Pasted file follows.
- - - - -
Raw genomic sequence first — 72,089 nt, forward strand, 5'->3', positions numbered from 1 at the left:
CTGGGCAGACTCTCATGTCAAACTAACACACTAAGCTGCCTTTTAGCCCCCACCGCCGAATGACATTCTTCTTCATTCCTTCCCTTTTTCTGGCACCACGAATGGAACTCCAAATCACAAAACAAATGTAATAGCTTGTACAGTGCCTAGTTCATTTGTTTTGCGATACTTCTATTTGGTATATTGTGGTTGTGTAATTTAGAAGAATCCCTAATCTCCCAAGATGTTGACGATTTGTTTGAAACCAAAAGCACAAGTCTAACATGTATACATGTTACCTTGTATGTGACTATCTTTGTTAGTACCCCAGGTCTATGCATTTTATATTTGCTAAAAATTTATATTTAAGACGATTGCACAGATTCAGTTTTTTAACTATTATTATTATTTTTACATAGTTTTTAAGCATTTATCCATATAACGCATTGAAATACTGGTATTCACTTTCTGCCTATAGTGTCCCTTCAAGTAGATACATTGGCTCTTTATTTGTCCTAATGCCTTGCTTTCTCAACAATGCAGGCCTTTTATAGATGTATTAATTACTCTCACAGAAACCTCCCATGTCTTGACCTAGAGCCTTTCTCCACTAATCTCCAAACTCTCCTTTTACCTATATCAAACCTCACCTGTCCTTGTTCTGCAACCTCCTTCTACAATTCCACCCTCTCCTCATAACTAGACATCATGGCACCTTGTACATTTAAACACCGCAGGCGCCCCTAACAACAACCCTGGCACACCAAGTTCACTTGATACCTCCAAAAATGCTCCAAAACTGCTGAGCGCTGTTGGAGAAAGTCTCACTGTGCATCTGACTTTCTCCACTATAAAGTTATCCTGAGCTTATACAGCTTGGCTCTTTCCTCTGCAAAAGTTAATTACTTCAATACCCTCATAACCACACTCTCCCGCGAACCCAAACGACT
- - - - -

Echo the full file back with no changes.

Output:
Raw genomic sequence first — 72,089 nt, forward strand, 5'->3', positions numbered from 1 at the left:
CTGGGCAGACTCTCATGTCAAACTAACACACTAAGCTGCCTTTTAGCCCCCACCGCCGAATGACATTCTTCTTCATTCCTTCCCTTTTTCTGGCACCACGAATGGAACTCCAAATCACAAAACAAATGTAATAGCTTGTACAGTGCCTAGTTCATTTGTTTTGCGATACTTCTATTTGGTATATTGTGGTTGTGTAATTTAGAAGAATCCCTAATCTCCCAAGATGTTGACGATTTGTTTGAAACCAAAAGCACAAGTCTAACATGTATACATGTTACCTTGTATGTGACTATCTTTGTTAGTACCCCAGGTCTATGCATTTTATATTTGCTAAAAATTTATATTTAAGACGATTGCACAGATTCAGTTTTTTAACTATTATTATTATTTTTACATAGTTTTTAAGCATTTATCCATATAACGCATTGAAATACTGGTATTCACTTTCTGCCTATAGTGTCCCTTCAAGTAGATACATTGGCTCTTTATTTGTCCTAATGCCTTGCTTTCTCAACAATGCAGGCCTTTTATAGATGTATTAATTACTCTCACAGAAACCTCCCATGTCTTGACCTAGAGCCTTTCTCCACTAATCTCCAAACTCTCCTTTTACCTATATCAAACCTCACCTGTCCTTGTTCTGCAACCTCCTTCTACAATTCCACCCTCTCCTCATAACTAGACATCATGGCACCTTGTACATTTAAACACCGCAGGCGCCCCTAACAACAACCCTGGCACACCAAGTTCACTTGATACCTCCAAAAATGCTCCAAAACTGCTGAGCGCTGTTGGAGAAAGTCTCACTGTGCATCTGACTTTCTCCACTATAAAGTTATCCTGAGCTTATACAGCTTGGCTCTTTCCTCTGCAAAAGTTAATTACTTCAATACCCTCATAACCACACTCTCCCGCGAACCCAAACGACT